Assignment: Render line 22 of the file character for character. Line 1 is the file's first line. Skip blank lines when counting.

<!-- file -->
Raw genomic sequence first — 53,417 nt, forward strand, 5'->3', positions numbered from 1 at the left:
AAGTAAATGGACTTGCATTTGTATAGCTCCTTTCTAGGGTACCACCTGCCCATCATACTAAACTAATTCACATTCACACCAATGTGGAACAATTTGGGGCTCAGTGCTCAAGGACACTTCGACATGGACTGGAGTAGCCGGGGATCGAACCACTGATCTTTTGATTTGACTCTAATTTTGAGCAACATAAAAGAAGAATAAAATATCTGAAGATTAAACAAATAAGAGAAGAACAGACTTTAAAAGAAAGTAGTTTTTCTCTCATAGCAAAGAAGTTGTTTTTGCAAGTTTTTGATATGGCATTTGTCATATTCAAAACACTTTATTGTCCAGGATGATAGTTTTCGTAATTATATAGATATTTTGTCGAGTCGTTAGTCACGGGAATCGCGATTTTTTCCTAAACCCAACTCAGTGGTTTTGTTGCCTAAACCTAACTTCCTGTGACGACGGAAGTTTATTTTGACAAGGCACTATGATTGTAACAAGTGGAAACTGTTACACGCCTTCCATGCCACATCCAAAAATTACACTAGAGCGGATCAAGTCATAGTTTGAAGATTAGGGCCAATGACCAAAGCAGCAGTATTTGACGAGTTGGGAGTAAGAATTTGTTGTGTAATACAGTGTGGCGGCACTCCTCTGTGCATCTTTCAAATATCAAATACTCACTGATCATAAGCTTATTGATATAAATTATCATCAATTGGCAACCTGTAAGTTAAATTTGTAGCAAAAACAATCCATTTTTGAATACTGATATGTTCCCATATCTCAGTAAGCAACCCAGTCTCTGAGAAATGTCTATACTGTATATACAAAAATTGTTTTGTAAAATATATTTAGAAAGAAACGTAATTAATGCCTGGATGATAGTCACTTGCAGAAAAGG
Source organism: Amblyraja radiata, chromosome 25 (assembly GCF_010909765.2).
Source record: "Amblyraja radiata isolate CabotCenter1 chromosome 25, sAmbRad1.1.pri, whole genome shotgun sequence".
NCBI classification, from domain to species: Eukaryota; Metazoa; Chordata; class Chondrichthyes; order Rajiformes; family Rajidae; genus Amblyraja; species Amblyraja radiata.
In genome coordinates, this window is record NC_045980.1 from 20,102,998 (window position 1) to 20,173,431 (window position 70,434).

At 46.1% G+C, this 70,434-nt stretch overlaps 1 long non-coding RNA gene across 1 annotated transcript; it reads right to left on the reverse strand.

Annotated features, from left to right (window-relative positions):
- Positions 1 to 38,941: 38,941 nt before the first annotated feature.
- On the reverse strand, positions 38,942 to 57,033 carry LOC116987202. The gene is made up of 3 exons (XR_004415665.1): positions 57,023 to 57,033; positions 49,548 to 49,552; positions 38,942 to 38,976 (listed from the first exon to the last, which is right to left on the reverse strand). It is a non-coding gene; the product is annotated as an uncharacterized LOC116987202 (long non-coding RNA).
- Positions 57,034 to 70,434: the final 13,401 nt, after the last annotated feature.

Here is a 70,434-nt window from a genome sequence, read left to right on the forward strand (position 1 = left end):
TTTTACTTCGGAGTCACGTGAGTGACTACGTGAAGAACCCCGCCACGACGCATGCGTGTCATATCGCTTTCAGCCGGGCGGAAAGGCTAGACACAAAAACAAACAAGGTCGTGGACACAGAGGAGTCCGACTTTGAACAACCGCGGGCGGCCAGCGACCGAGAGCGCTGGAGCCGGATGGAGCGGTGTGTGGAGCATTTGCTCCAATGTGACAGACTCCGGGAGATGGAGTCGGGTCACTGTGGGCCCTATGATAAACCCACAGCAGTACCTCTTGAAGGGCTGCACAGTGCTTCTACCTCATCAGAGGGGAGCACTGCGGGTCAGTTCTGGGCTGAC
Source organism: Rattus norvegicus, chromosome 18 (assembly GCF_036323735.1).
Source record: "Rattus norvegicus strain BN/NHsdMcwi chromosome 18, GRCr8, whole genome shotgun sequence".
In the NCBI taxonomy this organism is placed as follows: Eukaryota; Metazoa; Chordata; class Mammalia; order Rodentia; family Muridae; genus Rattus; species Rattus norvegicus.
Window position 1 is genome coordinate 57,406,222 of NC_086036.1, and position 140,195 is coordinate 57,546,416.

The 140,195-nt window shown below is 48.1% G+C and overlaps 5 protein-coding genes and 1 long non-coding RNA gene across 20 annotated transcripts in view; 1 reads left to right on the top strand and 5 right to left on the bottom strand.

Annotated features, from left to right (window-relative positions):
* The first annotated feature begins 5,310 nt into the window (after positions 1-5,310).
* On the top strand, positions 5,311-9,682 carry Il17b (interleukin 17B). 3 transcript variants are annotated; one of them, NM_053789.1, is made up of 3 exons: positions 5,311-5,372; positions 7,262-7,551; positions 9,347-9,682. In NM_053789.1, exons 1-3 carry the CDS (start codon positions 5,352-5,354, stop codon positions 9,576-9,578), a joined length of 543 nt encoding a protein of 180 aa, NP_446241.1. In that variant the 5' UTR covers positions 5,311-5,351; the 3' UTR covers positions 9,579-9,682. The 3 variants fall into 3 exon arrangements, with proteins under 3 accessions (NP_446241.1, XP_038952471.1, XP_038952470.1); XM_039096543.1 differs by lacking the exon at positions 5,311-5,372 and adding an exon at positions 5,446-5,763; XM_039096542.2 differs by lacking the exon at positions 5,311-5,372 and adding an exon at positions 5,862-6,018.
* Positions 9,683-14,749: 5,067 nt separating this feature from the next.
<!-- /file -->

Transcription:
* Positions 9,683-14,749: 5,067 nt separating this feature from the next.